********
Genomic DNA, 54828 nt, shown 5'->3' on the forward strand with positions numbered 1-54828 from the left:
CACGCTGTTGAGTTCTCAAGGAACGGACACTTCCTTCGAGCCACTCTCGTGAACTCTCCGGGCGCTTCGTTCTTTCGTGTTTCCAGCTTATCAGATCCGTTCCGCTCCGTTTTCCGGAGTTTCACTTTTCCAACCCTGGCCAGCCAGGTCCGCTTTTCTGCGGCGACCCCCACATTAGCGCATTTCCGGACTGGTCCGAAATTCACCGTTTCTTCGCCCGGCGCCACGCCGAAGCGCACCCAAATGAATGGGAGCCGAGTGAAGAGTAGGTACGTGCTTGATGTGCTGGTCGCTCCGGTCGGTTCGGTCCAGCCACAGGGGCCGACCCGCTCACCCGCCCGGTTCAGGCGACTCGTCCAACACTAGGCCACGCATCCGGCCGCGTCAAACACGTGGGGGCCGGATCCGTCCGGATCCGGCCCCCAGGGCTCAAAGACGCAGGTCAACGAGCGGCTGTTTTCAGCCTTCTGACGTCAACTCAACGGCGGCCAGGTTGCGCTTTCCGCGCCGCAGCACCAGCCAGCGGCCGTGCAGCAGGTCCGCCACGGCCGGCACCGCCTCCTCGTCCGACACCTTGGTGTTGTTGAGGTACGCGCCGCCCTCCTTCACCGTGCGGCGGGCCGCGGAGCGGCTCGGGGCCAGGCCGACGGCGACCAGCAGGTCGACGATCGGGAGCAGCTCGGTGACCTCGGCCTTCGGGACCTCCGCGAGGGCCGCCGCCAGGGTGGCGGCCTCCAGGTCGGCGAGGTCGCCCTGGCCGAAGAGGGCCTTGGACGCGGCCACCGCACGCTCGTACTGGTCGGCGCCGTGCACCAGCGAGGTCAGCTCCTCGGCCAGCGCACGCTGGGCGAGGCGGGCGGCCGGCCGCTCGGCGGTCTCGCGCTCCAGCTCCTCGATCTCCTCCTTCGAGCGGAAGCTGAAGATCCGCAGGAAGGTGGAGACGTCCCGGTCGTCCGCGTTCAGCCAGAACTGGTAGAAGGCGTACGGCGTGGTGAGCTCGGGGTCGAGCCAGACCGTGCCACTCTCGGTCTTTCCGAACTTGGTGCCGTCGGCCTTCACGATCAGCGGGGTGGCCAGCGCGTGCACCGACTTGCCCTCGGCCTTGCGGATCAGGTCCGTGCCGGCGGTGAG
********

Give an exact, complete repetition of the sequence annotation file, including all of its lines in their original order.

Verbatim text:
Genomic DNA, 54828 nt, shown 5'->3' on the forward strand with positions numbered 1-54828 from the left:
CACGCTGTTGAGTTCTCAAGGAACGGACACTTCCTTCGAGCCACTCTCGTGAACTCTCCGGGCGCTTCGTTCTTTCGTGTTTCCAGCTTATCAGATCCGTTCCGCTCCGTTTTCCGGAGTTTCACTTTTCCAACCCTGGCCAGCCAGGTCCGCTTTTCTGCGGCGACCCCCACATTAGCGCATTTCCGGACTGGTCCGAAATTCACCGTTTCTTCGCCCGGCGCCACGCCGAAGCGCACCCAAATGAATGGGAGCCGAGTGAAGAGTAGGTACGTGCTTGATGTGCTGGTCGCTCCGGTCGGTTCGGTCCAGCCACAGGGGCCGACCCGCTCACCCGCCCGGTTCAGGCGACTCGTCCAACACTAGGCCACGCATCCGGCCGCGTCAAACACGTGGGGGCCGGATCCGTCCGGATCCGGCCCCCAGGGCTCAAAGACGCAGGTCAACGAGCGGCTGTTTTCAGCCTTCTGACGTCAACTCAACGGCGGCCAGGTTGCGCTTTCCGCGCCGCAGCACCAGCCAGCGGCCGTGCAGCAGGTCCGCCACGGCCGGCACCGCCTCCTCGTCCGACACCTTGGTGTTGTTGAGGTACGCGCCGCCCTCCTTCACCGTGCGGCGGGCCGCGGAGCGGCTCGGGGCCAGGCCGACGGCGACCAGCAGGTCGACGATCGGGAGCAGCTCGGTGACCTCGGCCTTCGGGACCTCCGCGAGGGCCGCCGCCAGGGTGGCGGCCTCCAGGTCGGCGAGGTCGCCCTGGCCGAAGAGGGCCTTGGACGCGGCCACCGCACGCTCGTACTGGTCGGCGCCGTGCACCAGCGAGGTCAGCTCCTCGGCCAGCGCACGCTGGGCGAGGCGGGCGGCCGGCCGCTCGGCGGTCTCGCGCTCCAGCTCCTCGATCTCCTCCTTCGAGCGGAAGCTGAAGATCCGCAGGAAGGTGGAGACGTCCCGGTCGTCCGCGTTCAGCCAGAACTGGTAGAAGGCGTACGGCGTGGTGAGCTCGGGGTCGAGCCAGACCGTGCCACTCTCGGTCTTTCCGAACTTGGTGCCGTCGGCCTTCACGATCAGCGGGGTGGCCAGCGCGTGCACCGACTTGCCCTCGGCCTTGCGGATCAGGTCCGTGCCGGCGGTGAG